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Information about ongoing health services research and public health projects
|A community-based executive function intervention for low-income children with ADHD and autism spectrum disorders (ASD)|
|Investigator (PI):||Kenworthy, Lauren
Past Investigator: Anthony, Laura
|Performing Organization (PO):||
(Current): Children's National Health System, Children's Research Institute / (202) 476-2389
|Supporting Agency (SA):||Patient-Centered Outcomes Research Institute (PCORI)|
|Record Source/Award ID:||PCORI/AD-1304-7379|
|Funding:||Total Award Amount: $1,821,227|
|Award Information:||PCORI: More information and project results (when completed)|
|Abstract:||Background: Attention deficit hyperactivity disorder (ADHD) and autism spectrum disorders (ASD) are common, brain-based, and associated with executive function (EF) problems. EF enables people to regulate their emotions, behaviors, and thinking. Poor EF interferes with medical care and is associated with problems in long-term health, school, and independent living. Poverty is linked to increased EF problems, as well as reduced access to care for people with ADHD or ASD. This project addresses the disparity of fewer choices and poorer outcomes for low-income children with ADHD and ASD. Objectives: This project will find out whether a new treatment, Unstuck and On Target (UOT), works better, worse, or the same as the best treatment that is available now, contingency behavioral management (CBM), for low-income children with ASD or ADHD. We know that UOT improves problem-solving, EF, and self-control in middle-class children with ASD. It teaches children to use and understand specific scripts and skills to reduce impulsive, inflexible responses, and increase on-task behaviors. It is the first school-based cognitive-behavioral treatment targeting EF and self-control. Being school- instead of clinic-based makes UOT unique, low-cost, accessible, and much more likely to generalize to real-world settings. CBM emphasizes positive rewards for good behavior and is effective. To help parents and providers choose between the treatments, we will randomly assign schools to UOT or CBM treatment and measure their effectiveness to find out 1) which works better for low-income children with ASD--UOT or CBM; 2) which works better for low-income children with ADHD--UOT or CBM; and 3) are the effects of UOT and CBM sustained over time? Methods: We will make sure that the treatments are acceptable to families and schools by having parent and teacher input throughout the project. There will be 100 third through fifth graders with ASD and 100 with ADHD, in the study. They will come from Title 1 (low-income) schools. School staff will deliver treatments. Study staff will observe and train school staff to make sure that treatments are properly administered. We will measure change in problem solving, EF, behavior, self-control, and use of medical care by getting parent report, classroom observations, and child assessments. We will use statistical methods to make sure that we are measuring meaningful amounts of change. Outcomes: We predict that UOT will be better than CBM for children with ASD and ADHD at improving cognitive problem-solving, EF, self-control and use of medical care, but equal to CBM at improving behavior and coping. We predict UOT's effects will be lasting. If successful in low-income children with ASD or ADHD, UOT will be the first evidence- and community-based EF treatment for this group of school age children that targets skills that can make them more successful in their everyday lives and communities, which is what parents have told us they care about the most.|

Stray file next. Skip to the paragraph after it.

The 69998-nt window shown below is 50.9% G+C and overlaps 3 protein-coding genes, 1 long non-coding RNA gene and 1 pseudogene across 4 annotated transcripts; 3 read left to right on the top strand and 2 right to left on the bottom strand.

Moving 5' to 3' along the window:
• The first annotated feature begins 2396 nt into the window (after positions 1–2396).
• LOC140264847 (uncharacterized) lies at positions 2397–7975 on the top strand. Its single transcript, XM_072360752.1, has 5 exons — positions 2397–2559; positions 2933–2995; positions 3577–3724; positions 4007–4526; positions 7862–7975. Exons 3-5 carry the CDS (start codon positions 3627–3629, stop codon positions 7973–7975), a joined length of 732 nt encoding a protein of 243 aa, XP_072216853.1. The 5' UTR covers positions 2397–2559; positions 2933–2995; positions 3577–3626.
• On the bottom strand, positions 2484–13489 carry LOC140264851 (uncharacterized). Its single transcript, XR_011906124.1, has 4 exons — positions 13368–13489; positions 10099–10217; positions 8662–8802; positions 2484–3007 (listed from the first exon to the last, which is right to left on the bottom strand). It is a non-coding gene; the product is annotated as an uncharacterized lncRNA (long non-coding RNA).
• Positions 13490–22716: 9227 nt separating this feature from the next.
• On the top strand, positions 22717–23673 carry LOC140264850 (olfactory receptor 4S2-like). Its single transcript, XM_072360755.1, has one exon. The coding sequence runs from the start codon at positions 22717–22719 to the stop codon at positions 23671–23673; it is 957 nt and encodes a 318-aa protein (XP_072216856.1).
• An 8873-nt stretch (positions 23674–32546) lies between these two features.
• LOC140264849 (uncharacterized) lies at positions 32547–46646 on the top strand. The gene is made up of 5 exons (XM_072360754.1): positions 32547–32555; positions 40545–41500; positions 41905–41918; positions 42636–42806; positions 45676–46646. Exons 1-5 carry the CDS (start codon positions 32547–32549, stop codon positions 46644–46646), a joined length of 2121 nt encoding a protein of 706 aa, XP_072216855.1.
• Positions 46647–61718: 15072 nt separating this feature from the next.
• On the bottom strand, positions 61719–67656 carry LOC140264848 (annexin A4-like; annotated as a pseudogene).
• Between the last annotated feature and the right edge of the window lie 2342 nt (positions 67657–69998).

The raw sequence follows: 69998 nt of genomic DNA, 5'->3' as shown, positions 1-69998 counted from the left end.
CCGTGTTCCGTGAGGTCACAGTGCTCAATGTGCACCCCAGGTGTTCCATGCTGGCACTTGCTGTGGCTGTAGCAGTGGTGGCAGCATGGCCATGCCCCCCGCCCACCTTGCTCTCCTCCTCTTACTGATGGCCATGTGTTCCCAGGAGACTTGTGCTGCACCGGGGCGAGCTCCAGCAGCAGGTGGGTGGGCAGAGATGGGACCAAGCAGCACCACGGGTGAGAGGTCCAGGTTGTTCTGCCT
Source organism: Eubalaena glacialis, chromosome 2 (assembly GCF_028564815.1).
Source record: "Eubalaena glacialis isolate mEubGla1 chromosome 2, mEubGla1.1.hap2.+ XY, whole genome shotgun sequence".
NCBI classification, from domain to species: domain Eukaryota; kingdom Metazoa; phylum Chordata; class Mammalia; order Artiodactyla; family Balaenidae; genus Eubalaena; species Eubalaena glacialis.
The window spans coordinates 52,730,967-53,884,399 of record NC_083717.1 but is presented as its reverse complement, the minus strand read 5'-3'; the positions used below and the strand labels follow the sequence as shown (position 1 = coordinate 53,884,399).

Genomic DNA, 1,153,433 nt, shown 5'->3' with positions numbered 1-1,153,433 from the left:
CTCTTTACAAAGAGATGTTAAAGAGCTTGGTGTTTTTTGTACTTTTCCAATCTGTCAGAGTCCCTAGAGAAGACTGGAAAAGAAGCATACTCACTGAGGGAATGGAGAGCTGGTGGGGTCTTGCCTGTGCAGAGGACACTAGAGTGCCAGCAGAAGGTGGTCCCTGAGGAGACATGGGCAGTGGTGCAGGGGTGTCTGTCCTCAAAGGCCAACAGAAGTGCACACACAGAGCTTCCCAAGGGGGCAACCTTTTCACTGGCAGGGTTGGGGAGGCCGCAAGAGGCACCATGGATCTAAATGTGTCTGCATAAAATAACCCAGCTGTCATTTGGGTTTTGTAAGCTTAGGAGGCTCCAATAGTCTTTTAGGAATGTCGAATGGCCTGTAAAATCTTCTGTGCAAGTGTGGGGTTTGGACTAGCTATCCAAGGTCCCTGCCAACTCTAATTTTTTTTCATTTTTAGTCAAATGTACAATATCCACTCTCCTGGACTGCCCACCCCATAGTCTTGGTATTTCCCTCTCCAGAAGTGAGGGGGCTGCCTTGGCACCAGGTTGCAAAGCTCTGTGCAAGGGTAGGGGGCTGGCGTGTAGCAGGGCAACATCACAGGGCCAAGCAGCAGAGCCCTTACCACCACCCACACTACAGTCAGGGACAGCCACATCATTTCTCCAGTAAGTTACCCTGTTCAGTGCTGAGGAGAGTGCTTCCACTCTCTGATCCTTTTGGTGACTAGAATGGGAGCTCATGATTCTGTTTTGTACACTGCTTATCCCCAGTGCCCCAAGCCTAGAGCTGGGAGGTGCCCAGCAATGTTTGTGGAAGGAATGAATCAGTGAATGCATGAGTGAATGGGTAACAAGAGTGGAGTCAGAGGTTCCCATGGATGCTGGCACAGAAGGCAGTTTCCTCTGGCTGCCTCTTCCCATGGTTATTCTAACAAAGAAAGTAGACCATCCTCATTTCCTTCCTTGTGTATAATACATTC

|State:||District of Columbia|
|Related Records:||Innovative implementation of a robust executive function intervention delivered in schools|
|Record History:||('2019: Project extended to 2019. 2017: Project extended to 2018.',) ('2018: PI changed to Kenworthy.',)|